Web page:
Home equity specialists at an asset-backed securities conference here insisted that last week's sudden bankruptcy filing by Southern Pacific Funding Corp. was not a sign of things to come for their industry.

But there was a sense of caution among loan buyers, and speakers urged home equity companies to take a more conservative approach to the business. Like many home equity lenders, Southern Pacific of Lake Oswego, Ore., relied on a combination of equity investors, bank loans, and securitizations to fund its business.

But the fast-growing home equity company "violated the No. 1 rule of mortgage banking" by putting earnings first and liquidity second, said John Doyamis, president of Helios Asset Management Corp. of New York.

When negotiations with warehouse lenders broke down last week, the company was forced to file for protection under Chapter 11 of U.S. bankruptcy law.

But the subprime mortgage market is not expected to mimic the subprime auto market, which imploded in 1997 after Mercury Finance Co., a leading lender in that sector, discovered accounting irregularities and had to restate earnings.

The two markets have "totally different dynamics," said Len Blum, managing director of Prudential Securities Inc.

The subprime auto market suffered from poor credit quality and little collateral; assets in the home equity market have some credit problems but are backed by "real collateral," Mr. Blum said. In fact, "at least four" companies are still eyeing home equity acquisitions, Mr. Blum said, "and three seriously."

Companies that are not purchased should make "only profitable loans," Mr. Blum said, and "stress cost control."

Companies that "played one Wall Street firm off another" when times were good will find it harder to get financing, Mr. Blum said.

Many investors say they have not stopped buying; they are just taking a closer look at where they buy loans. "Investors should visit subprime companies" so that they understand how business is done, said Craig Platt, senior vice president at KeyCorp, Cleveland.

KeyCorp bought both a subprime auto and home equity company in recent years. "We pulled back in 1997. Now we are getting the benefit of it in 1998," Mr. Platt said.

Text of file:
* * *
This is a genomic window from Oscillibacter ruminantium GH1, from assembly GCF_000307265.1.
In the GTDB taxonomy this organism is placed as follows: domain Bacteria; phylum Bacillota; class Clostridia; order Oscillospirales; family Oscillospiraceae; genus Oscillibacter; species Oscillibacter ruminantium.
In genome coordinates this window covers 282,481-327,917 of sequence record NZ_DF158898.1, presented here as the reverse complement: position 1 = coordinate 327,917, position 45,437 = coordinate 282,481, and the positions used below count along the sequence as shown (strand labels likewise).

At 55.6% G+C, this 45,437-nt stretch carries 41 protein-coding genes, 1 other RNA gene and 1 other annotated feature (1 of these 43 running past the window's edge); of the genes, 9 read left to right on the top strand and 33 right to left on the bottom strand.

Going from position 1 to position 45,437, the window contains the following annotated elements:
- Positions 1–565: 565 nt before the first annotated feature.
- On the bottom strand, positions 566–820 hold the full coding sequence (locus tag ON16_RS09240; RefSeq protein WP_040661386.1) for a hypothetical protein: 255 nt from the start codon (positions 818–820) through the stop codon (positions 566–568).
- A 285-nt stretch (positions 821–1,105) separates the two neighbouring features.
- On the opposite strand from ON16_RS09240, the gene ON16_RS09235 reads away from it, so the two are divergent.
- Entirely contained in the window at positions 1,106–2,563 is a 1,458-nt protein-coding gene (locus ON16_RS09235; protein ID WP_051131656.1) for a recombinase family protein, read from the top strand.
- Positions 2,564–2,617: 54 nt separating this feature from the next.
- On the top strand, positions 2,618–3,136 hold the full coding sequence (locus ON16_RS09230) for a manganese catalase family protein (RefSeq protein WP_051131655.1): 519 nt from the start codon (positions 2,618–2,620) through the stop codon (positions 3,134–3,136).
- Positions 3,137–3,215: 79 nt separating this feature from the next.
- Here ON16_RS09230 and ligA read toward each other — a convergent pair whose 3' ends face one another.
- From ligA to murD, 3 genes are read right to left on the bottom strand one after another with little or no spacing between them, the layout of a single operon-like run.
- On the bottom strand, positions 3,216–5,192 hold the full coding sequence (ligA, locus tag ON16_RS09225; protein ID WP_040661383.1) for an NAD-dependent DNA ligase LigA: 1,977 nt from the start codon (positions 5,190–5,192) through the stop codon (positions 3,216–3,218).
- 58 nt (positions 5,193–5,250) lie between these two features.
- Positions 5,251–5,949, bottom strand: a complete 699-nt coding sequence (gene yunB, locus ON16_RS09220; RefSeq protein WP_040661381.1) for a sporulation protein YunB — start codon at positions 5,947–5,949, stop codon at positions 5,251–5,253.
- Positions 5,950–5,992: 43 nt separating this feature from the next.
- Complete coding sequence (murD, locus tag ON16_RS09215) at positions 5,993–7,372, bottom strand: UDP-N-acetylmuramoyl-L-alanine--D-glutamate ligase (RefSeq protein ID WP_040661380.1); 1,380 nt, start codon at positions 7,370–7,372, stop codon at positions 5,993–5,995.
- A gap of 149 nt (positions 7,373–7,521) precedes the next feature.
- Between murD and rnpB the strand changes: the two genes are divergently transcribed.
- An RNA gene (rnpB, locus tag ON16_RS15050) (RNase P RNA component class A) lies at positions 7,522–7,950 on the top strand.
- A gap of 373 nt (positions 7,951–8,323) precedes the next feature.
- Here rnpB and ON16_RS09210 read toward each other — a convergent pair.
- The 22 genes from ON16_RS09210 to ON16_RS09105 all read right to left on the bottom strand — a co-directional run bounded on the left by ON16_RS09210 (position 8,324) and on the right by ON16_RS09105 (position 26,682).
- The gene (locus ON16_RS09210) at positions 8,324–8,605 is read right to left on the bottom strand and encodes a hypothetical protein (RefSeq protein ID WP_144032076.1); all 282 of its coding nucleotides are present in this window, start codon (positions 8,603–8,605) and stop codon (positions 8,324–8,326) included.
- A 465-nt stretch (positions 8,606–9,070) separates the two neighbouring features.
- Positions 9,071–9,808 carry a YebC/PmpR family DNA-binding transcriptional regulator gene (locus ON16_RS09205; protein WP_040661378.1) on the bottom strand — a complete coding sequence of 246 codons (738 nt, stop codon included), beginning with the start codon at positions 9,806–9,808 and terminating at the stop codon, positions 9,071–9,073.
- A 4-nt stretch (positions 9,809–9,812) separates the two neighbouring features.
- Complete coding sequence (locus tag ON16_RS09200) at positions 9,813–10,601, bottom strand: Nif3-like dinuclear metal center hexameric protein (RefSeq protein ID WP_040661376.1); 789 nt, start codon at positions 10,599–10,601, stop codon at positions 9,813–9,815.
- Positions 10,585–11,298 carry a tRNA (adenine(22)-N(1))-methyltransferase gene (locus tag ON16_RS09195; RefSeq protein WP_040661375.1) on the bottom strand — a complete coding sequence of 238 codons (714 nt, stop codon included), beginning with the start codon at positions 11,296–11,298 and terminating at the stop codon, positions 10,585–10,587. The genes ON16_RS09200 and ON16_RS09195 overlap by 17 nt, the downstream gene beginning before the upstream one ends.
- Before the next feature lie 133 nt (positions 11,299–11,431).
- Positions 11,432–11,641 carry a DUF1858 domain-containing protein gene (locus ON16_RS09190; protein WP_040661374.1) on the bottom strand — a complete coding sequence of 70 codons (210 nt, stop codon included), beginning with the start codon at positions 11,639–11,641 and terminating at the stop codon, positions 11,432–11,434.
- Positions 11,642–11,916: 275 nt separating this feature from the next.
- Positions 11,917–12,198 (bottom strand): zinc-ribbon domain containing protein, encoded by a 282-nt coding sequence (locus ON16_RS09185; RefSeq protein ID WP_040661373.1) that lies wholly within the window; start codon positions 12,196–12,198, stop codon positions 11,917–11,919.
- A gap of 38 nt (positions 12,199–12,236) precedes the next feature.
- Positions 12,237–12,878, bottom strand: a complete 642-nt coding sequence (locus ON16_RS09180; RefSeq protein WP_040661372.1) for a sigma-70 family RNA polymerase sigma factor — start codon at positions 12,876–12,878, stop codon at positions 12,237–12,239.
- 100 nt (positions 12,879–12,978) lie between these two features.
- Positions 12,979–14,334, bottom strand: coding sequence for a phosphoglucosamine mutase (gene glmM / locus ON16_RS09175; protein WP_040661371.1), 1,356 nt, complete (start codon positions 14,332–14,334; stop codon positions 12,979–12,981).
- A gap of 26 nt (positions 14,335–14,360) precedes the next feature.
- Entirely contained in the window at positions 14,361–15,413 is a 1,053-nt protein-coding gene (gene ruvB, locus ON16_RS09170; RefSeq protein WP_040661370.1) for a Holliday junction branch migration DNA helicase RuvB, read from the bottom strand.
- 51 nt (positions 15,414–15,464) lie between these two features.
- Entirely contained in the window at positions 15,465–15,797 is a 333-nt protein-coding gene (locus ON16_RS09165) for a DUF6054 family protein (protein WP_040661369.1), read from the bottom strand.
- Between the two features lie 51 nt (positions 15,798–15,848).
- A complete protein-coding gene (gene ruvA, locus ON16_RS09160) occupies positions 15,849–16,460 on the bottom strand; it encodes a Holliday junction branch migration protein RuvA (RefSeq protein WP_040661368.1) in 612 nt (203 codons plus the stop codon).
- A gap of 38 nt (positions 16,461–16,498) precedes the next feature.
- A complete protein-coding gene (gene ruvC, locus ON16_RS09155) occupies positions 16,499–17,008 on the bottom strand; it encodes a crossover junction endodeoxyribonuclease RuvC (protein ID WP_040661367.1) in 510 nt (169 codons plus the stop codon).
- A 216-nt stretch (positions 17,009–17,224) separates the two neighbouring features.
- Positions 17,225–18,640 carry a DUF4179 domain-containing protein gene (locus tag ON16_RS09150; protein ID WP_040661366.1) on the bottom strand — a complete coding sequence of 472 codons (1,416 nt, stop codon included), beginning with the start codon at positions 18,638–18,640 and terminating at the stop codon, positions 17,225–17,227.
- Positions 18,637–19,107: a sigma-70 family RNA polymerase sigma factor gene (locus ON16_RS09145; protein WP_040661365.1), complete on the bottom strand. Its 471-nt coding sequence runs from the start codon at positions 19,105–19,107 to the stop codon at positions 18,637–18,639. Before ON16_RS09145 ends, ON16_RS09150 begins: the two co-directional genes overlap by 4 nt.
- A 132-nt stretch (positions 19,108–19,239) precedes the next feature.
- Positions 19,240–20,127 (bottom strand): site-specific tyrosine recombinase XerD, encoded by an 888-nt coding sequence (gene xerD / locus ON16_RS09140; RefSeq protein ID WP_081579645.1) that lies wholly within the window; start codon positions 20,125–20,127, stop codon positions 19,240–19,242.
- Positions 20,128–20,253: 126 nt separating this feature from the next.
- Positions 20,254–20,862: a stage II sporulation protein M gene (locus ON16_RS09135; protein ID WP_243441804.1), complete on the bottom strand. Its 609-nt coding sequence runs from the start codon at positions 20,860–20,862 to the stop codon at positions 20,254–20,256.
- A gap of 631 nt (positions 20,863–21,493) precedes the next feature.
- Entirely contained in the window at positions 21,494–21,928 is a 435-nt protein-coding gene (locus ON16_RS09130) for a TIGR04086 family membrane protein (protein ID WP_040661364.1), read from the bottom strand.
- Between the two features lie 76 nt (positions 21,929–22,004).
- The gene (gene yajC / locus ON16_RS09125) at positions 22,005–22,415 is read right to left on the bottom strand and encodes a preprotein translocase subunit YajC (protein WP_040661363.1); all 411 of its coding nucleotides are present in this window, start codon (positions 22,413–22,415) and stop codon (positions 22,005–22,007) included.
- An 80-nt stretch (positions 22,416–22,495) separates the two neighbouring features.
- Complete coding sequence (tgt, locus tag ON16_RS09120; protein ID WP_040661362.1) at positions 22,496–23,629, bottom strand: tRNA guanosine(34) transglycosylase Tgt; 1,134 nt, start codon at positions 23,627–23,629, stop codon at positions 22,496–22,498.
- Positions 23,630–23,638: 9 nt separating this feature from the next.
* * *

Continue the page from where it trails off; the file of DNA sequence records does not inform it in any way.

Jay Meyerson, the KeyCorp executive who orchestrated the purchase of Champion Mortgage and Auto Finance Group at prices some said were too high, quietly left the banking company last year.

Some companies say they are not troubled by the capital crunch that was brought on as equity investors shied from the sector. Delta Financial Corp. of Woodbury, N.Y., has "more than enough cash to weather this storm," said Richard Blass, senior vice president. "For us to sell now would make no sense," he said.

Investors, though, continue to lump all specialized home lenders together, and their stocks have fallen about 50% across the board in recent months.

Mr. Blum said lenders shouldn't expect an influx of equity capital soon. "I asked investors why they don't differentiate," he said, "and they say, 'We don't have to, the market isn't going to rally.'"

Banks that have been active home equity lenders are welcoming the nonbanks' downturn. "I'm pleased to see the liquidity crunch," said Stephen Cobain, vice president of Mellon Bank. Mellon securitizes home equity loans, he said, and found it had to cut prices and change products to compete with "people who were charging too little."

The shakeout is going to slow the industry's growth and prepayment speeds, said Henry McCall 3d, senior vice president of United Companies Financial Corp. of Baton Rouge, La. "We're going to go back to mom-and-pop broker relationships," he said, but the business isn't going to go away. "It's not like the Edsel; it's not going to become obsolete."

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